The unsigned order required the college to write to the Secretary of Health and Human Services, stating “that it is a nonprofit organization that holds itself out as religious and has religious objections to providing coverage for contraceptive services.” The order specifically said the college “need not use the form prescribed by the government, EBSA Form 700, and need not send copies to health insurance issuers or third party administrators.”
Justices Sotomayor, Ginsburg, and Kagan were furious.
“Those who are bound by our decisions usually believe they can take us at our word. Not so today,” Sotomayor wrote. “After expressly relying on the availability of the religious nonprofit accommodation to hold that that the contraceptive coverage requirement violates RFRA as applies to closely-held for-profit corporations, the court now, as the dissent in Hobby Lobby feared it might…retreats from that position.”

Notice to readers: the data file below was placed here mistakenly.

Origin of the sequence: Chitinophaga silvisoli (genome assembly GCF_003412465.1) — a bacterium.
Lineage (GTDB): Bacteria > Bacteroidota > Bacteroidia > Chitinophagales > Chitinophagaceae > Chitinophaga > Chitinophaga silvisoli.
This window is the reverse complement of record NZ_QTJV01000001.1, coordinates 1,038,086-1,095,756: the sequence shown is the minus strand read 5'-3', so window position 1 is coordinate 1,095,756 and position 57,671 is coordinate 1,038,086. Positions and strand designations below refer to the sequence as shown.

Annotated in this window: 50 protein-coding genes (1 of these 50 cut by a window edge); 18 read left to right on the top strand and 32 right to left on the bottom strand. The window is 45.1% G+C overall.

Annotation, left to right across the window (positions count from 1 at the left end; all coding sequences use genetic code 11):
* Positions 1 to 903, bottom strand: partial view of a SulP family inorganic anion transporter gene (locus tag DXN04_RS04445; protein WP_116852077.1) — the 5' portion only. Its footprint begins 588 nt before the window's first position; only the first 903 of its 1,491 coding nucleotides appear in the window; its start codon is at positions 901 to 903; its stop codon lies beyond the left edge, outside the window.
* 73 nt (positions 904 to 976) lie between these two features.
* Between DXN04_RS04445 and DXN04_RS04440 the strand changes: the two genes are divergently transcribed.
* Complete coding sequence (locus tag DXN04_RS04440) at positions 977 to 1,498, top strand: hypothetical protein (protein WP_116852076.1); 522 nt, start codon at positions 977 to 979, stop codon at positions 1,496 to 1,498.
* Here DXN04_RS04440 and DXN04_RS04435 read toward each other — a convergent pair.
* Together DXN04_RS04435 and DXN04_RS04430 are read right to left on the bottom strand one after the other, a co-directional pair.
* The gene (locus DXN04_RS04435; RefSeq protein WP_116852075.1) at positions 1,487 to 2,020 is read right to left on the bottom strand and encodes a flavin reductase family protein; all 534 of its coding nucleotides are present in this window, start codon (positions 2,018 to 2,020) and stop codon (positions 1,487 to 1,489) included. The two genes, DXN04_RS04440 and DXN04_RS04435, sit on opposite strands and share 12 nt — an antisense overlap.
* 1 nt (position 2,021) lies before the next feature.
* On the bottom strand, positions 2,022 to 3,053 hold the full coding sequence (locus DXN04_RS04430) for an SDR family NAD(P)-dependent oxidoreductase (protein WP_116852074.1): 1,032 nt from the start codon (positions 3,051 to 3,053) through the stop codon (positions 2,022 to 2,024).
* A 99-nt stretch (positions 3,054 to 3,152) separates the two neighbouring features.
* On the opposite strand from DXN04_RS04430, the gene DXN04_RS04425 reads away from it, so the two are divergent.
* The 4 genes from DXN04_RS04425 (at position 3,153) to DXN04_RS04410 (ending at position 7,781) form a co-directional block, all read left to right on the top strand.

What happens now?
The court made clear that in granting Wheaton College its injunction (as it did earlier this year in a case filed by the Denver-based Little Sisters of the Poor), it was not prejudging the case. “This order should not be viewed as an expression of the Court’s views on the merits,” it said.
But what is less clear is whether people covered by the health plans of those nonprofit organizations that are still in litigation will have access to no-copay contraceptive coverage.
The Supreme Court majority appears to think they can be covered. “Nothing in this interim order affects the ability of the applicant’s employees and students to obtain, without cost, the full range of FDA approved contraceptives,” the order said. “The government contends the applicant’s health issuer and third-party administrator are required by federal law to provide full contraceptive coverage regardless whether the applicant completes EBSA Form 700.”
The Obama administration, however, seems not so sure that will happen. “An injunction pending appeal would deprive hundreds of employees and students and their dependents of coverage for these important services,” the Justice Department wrote in its memorandum to the court.
One thing that is clear: Many more of these cases are yet to be decided by many more courts.